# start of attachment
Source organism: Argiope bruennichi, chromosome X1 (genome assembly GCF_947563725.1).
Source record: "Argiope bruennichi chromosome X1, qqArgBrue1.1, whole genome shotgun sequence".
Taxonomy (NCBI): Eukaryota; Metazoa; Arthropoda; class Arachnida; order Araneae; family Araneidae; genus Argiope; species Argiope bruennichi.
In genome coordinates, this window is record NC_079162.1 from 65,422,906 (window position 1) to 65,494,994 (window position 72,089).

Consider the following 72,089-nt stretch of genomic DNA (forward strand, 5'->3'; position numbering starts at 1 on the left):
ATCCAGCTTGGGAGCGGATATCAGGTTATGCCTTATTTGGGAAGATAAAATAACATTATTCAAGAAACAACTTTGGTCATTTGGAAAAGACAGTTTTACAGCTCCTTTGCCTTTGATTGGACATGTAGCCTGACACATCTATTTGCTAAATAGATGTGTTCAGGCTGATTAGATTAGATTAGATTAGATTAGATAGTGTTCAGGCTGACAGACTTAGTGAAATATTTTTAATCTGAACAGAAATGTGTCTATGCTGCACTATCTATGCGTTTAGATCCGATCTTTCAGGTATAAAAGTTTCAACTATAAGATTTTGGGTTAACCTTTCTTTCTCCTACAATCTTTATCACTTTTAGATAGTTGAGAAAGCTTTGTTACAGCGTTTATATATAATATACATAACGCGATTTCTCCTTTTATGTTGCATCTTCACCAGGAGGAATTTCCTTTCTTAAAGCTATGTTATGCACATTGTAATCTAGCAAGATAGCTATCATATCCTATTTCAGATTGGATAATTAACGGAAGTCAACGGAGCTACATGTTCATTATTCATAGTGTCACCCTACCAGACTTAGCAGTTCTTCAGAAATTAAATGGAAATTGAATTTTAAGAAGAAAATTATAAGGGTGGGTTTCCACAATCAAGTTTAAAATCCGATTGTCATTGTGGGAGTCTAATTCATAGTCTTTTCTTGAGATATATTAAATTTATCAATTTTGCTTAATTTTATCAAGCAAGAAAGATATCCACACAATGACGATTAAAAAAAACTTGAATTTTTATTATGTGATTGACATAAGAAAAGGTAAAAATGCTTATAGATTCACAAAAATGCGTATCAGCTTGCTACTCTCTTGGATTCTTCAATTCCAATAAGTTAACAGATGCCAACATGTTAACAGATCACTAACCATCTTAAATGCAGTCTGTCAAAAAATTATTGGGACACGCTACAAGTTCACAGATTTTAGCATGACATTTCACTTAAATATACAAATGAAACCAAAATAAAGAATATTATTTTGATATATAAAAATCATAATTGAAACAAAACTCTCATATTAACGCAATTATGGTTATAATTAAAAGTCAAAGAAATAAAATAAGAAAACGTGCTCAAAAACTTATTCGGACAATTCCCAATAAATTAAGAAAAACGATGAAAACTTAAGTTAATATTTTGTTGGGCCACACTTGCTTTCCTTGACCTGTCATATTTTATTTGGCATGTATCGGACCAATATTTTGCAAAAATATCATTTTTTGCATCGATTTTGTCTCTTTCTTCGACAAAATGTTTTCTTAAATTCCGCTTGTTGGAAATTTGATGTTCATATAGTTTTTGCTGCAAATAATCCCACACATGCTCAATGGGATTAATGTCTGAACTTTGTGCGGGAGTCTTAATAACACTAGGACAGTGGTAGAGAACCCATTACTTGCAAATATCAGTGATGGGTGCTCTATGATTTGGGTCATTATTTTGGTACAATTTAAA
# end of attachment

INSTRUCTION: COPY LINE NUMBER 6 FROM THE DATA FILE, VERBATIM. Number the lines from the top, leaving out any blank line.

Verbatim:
ATCCAGCTTGGGAGCGGATATCAGGTTATGCCTTATTTGGGAAGATAAAATAACATTATTCAAGAAACAACTTTGGTCATTTGGAAAAGACAGTTTTACAGCTCCTTTGCCTTTGATTGGACATGTAGCCTGACACATCTATTTGCTAAATAGATGTGTTCAGGCTGATTAGATTAGATTAGATTAGATTAGATAGTGTTCAGGCTGACAGACTTAGTGAAATATTTTTAATCTGAACAGAAATGTGTCTATGCTGCACTATCTATGCGTTTAGATCCGATCTTTCAGGTATAAAAGTTTCAACTATAAGATTTTGGGTTAACCTTTCTTTCTCCTACAATCTTTATCACTTTTAGATAGTTGAGAAAGCTTTGTTACAGCGTTTATATATAATATACATAACGCGATTTCTCCTTTTATGTTGCATCTTCACCAGGAGGAATTTCCTTTCTTAAAGCTATGTTATGCACATTGTAATCTAGCAAGATAGCTATCATATCCTATTTCAGATTGGATAATTAACGGAAGTCAACGGAGCTACATGTTCATTATTCATAGTGTCACCCTACCAGACTTAGCAGTTCTTCAGAAATTAAATGGAAATTGAATTTTAAGAAGAAAATTATAAGGGTGGGTTTCCACAATCAAGTTTAAAATCCGATTGTCATTGTGGGAGTCTAATTCATAGTCTTTTCTTGAGATATATTAAATTTATCAATTTTGCTTAATTTTATCAAGCAAGAAAGATATCCACACAATGACGATTAAAAAAAACTTGAATTTTTATTATGTGATTGACATAAGAAAAGGTAAAAATGCTTATAGATTCACAAAAATGCGTATCAGCTTGCTACTCTCTTGGATTCTTCAATTCCAATAAGTTAACAGATGCCAACATGTTAACAGATCACTAACCATCTTAAATGCAGTCTGTCAAAAAATTATTGGGACACGCTACAAGTTCACAGATTTTAGCATGACATTTCACTTAAATATACAAATGAAACCAAAATAAAGAATATTATTTTGATATATAAAAATCATAATTGAAACAAAACTCTCATATTAACGCAATTATGGTTATAATTAAAAGTCAAAGAAATAAAATAAGAAAACGTGCTCAAAAACTTATTCGGACAATTCCCAATAAATTAAGAAAAACGATGAAAACTTAAGTTAATATTTTGTTGGGCCACACTTGCTTTCCTTGACCTGTCATATTTTATTTGGCATGTATCGGACCAATATTTTGCAAAAATATCATTTTTTGCATCGATTTTGTCTCTTTCTTCGACAAAATGTTTTCTTAAATTCCGCTTGTTGGAAATTTGATGTTCATATAGTTTTTGCTGCAAATAATCCCACACATGCTCAATGGGATTAATGTCTGAACTTTGTGCGGGAGTCTTAATAACACTAGGACAGTGGTAGAGAACCCATTACTTGCAAATATCAGTGATGGGTGCTCTATGATTTGGGTCATTATTTTGGTACAATTTAAA